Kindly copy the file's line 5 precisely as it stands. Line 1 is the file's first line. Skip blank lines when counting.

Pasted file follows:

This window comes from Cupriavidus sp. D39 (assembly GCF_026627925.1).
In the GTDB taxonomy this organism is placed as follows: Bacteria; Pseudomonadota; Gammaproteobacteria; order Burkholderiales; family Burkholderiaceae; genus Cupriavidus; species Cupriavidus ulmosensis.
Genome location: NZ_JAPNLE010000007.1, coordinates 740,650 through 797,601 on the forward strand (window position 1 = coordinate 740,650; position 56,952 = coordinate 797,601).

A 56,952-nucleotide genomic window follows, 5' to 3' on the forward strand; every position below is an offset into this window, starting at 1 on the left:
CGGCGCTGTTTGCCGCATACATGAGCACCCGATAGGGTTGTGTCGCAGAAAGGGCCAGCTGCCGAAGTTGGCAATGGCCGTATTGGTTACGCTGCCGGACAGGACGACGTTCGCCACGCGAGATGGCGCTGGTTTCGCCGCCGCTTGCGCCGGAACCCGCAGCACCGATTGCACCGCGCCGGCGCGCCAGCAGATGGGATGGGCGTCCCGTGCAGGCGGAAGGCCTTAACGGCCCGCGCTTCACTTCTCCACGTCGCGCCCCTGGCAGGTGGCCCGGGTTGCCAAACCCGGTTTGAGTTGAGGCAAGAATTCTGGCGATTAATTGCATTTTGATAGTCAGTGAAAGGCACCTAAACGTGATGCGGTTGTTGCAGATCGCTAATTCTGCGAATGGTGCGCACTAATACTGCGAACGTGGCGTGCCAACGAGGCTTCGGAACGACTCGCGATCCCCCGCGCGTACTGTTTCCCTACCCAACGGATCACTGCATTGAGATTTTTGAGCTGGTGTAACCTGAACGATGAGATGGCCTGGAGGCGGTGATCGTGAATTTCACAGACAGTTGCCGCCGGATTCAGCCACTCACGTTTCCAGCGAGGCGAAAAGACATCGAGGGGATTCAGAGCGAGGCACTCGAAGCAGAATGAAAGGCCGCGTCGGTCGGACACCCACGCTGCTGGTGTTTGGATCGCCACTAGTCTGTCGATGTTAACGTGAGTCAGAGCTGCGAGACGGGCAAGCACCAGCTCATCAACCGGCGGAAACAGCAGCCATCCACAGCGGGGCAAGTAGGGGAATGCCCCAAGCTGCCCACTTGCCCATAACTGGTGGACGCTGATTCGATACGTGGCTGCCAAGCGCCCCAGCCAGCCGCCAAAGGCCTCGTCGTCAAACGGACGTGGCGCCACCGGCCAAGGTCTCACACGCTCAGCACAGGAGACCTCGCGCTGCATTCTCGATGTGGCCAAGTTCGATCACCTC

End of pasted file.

CGGCGCTGTTTGCCGCATACATGAGCACCCGATAGGGTTGTGTCGCAGAAAGGGCCAGCTGCCGAAGTTGGCAATGGCCGTATTGGTTACGCTGCCGGACAGGACGACGTTCGCCACGCGAGATGGCGCTGGTTTCGCCGCCGCTTGCGCCGGAACCCGCAGCACCGATTGCACCGCGCCGGCGCGCCAGCAGATGGGATGGGCGTCCCGTGCAGGCGGAAGGCCTTAACGGCCCGCGCTTCACTTCTCCACGTCGCGCCCCTGGCAGGTGGCCCGGGTTGCCAAACCCGGTTTGAGTTGAGGCAAGAATTCTGGCGATTAATTGCATTTTGATAGTCAGTGAAAGGCACCTAAACGTGATGCGGTTGTTGCAGATCGCTAATTCTGCGAATGGTGCGCACTAATACTGCGAACGTGGCGTGCCAACGAGGCTTCGGAACGACTCGCGATCCCCCGCGCGTACTGTTTCCCTACCCAACGGATCACTGCATTGAGATTTTTGAGCTGGTGTAACCTGAACGATGAGATGGCCTGGAGGCGGTGATCGTGAATTTCACAGACAGTTGCCGCCGGATTCAGCCACTCACGTTTCCAGCGAGGCGAAAAGACATCGAGGGGATTCAGAGCGAGGCACTCGAAGCAGAATGAAAGGCCGCGTCGGTCGGACACCCACGCTGCTGGTGTTTGGATCGCCACTAGTCTGTCGATGTTAACGTGAGTCAGAGCTGCGAGACGGGCAAGCACCAGCTCATCAACCGGCGGAAACAGCAGCCATCCACAGCGGGGCAAGTAGGGGAATGCCCCAAGCTGCCCACTTGCCCATAACTGGTGGACGCTGATTCGATACGTGGCTGCCAAGCGCCCCAGCCAGCCGCCAAAGGCCTCGTCGTCAAACGGACGTGGCGCCACCGGCCAAGGTCTCACACGCTCAGCACAGGAGACCTCGCGCTGCATTCTCGATGTGGCCAAGTTCGATCACCTC